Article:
When I heard the AU coed share her first experience with gender-identity issues that eventually drew her into the LGBTQ community, it hit me that the church, by not always speaking as forthrightly on this issue, had failed to provide for her the internal warning system I had gained as a young boy. Because when her girlfriend asked her how she would react if she kissed her, a siren ought to have gone off in her head warning her of danger, and she should have gotten out of that situation asap. This coed was obviously not born hormonally on the extreme left end (the male end, as described above) of the spectrum. I have listened to too many stories of people who knew from childhood that they were different from their male or female peers. This AU coed did not have that kind of childhood experience. She may not have been born on the extreme right end (female end) of the spectrum either, I don’t know. But from a biblical perspective, our sexual orientation is not a choice, but an inheritance. That idea appears to be a countercultural one today. Modern culture seems to me more to encourage sexual experimentation in order to discover and establish one’s sexual orientation. That is a huge red flag from a biblical perspective.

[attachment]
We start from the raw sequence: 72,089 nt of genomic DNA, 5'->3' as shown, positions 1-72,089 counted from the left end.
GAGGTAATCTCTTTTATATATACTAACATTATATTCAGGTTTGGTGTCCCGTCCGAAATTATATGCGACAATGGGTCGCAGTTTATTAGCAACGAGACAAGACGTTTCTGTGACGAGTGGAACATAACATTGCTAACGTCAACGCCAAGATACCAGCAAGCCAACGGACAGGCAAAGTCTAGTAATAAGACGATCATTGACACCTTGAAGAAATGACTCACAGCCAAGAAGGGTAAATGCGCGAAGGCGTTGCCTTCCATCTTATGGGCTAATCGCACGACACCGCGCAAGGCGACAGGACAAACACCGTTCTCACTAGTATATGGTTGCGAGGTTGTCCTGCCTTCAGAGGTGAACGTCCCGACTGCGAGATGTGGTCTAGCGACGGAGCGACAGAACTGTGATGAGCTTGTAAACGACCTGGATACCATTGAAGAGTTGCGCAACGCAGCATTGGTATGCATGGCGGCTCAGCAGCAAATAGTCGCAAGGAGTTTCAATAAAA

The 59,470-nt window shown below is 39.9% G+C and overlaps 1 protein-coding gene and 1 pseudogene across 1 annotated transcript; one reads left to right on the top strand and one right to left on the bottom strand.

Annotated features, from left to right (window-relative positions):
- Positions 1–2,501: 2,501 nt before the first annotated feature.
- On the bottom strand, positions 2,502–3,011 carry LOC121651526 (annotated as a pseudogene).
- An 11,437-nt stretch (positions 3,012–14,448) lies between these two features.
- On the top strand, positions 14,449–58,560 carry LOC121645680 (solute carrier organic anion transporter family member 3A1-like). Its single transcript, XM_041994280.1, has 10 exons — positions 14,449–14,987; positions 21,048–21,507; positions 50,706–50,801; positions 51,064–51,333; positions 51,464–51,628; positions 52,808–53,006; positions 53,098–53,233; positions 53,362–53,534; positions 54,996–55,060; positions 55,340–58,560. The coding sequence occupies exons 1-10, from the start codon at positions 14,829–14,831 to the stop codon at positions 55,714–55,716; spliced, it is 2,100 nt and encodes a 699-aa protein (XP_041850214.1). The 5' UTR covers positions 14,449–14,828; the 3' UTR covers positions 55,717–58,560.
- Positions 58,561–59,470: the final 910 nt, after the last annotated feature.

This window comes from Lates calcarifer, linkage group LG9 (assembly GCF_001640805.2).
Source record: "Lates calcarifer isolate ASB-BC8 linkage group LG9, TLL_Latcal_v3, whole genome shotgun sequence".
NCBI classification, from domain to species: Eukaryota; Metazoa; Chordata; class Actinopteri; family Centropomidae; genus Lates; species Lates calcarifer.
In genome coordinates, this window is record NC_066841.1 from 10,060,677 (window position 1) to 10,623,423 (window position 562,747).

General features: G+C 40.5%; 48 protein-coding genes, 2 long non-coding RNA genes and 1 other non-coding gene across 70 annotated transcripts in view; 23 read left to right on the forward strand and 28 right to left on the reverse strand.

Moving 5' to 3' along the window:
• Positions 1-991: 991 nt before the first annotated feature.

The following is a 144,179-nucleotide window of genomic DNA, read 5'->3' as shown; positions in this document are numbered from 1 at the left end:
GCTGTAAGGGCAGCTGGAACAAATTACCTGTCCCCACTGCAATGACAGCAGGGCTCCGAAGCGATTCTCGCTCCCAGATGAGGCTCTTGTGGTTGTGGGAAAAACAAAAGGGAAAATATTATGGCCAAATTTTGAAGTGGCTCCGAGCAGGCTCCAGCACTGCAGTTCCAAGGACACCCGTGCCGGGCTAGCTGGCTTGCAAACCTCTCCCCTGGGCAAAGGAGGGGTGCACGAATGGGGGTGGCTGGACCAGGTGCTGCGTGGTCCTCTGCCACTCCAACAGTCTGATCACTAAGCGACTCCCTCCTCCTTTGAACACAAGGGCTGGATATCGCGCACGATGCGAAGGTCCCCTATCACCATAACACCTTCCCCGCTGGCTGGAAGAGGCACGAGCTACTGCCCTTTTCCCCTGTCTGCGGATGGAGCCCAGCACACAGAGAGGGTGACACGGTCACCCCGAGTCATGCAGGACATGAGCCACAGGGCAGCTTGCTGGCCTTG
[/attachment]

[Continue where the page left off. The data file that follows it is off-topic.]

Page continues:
I believe that God may very well save many people who have smoked all of their lives and died smoking. He may save people within the LGBTQ community. (I am aware that publically stating this belief may possibly alienate me from some very conservative members of my own faith community). Salvation issues must be settled between God and the individuals involved. Salvation is based on faith in the life and teachings of Jesus, a faith that also involves obedience. And while none of us will be saved by our obedience, we are saved for obedience, which involves allowing God to bring us as close to His ideal as possible while also showing love to, and truly loving, everyone , regardless of their beliefs and lifestyles. This love is not something we can generate on our own but is a fruit of the Holy Spirit who sanctifies our lives, writing God’s law on our hearts.